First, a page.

More Londoners than ever are moving out of the capital. New research has revealed that around 30,000 quit London living in the first six months of this year, up 16 percent on the same period a year ago. That's also up an incredible 61 percent on the first six months of 2008.
Hamptons International joined forces with LonRes to analyse who is moving out of the city and who is staying put.
While the majority of those leaving a London postcode behind have opted to stay in the south, some do find themselves priced out of a home in the south-east.
The research says those leaving a prime location in London for another prime location, whether in the south-east or elsewhere, end up paying more for their new home, usually because they have traded up on size.
Price main driver of relocation
Meanwhile, the research showed that more former capital dwellers are choosing to move to the Midlands or the north of England with a fifth of movers (21 percent) opting for those regions.
Hamptons International's study also claims one in every six homes sold in the east of England goes to a buyer leaving London and says price is the main driver of this relocation because London movers are paying on average 30 percent less for a new home in the east of England than one in the south-east.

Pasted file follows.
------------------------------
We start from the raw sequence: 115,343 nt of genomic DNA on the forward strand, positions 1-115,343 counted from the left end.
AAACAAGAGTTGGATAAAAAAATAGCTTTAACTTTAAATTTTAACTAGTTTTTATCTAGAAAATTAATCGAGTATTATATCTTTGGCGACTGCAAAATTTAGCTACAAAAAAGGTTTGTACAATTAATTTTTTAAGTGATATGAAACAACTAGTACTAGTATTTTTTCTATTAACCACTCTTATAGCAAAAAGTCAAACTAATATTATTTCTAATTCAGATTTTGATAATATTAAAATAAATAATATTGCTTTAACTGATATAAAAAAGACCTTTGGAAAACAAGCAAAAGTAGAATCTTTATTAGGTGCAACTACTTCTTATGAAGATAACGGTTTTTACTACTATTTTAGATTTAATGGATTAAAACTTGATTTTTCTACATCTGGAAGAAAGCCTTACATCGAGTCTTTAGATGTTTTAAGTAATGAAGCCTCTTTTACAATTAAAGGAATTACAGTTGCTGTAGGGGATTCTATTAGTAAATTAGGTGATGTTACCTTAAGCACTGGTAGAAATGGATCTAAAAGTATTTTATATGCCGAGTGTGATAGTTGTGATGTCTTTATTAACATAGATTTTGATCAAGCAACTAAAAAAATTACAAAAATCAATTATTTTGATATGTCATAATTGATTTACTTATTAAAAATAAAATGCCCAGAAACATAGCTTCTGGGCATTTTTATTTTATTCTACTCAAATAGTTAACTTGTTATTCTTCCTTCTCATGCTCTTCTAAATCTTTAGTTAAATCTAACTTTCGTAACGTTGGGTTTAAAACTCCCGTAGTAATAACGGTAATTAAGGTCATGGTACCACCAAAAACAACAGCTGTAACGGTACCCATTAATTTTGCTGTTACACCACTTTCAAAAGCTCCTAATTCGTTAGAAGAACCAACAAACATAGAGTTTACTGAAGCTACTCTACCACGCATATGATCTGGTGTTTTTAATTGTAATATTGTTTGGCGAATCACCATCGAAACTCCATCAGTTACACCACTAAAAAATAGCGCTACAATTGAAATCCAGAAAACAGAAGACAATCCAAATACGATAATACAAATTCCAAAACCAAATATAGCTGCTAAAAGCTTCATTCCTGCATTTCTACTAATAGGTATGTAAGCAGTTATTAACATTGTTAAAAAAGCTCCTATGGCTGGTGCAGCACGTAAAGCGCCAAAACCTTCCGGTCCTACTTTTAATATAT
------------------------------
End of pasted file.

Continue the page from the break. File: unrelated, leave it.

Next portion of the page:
The analysis of who is leaving and moving into London also revealed that demand from current residents and higher prices for capital homes means just 12 percent of those buying in London come from outside the city. Of those buyers moving into London, the vast majority (85 percent) are from the south-east and east of England.
1st-time buyers keen to remain
Meanwhile, a third (31 percent) of first-time buyers in London bought their first home outside of the city, up from 16 percent in 2013. But Hamptons International says a combination of stamp duty relief and Help to Buy has helped more first-time buyers to stay in London.
Aneisha Beveridge, research analyst at Hamptons International, said: "With affordability stretched, more Londoners are moving out of the capital to find their new home. The proportion of London leavers heading north has tripled in the last 10 years.
"More people are making a bigger move and buying a larger home sooner to avoid having to pay stamp duty on additional moves as they trade up. But for many, this means heading further north.
"However, more first-time buyers are staying in the capital to purchase their first home than last year. The savings from stamp study relief and the availability of Help to Buy has meant that more first-time buyers are able to remain in London than before.
"But raising a deposit remains a hurdle for many, which helps explain why increasing numbers of first-time buyers who leave London are heading north."
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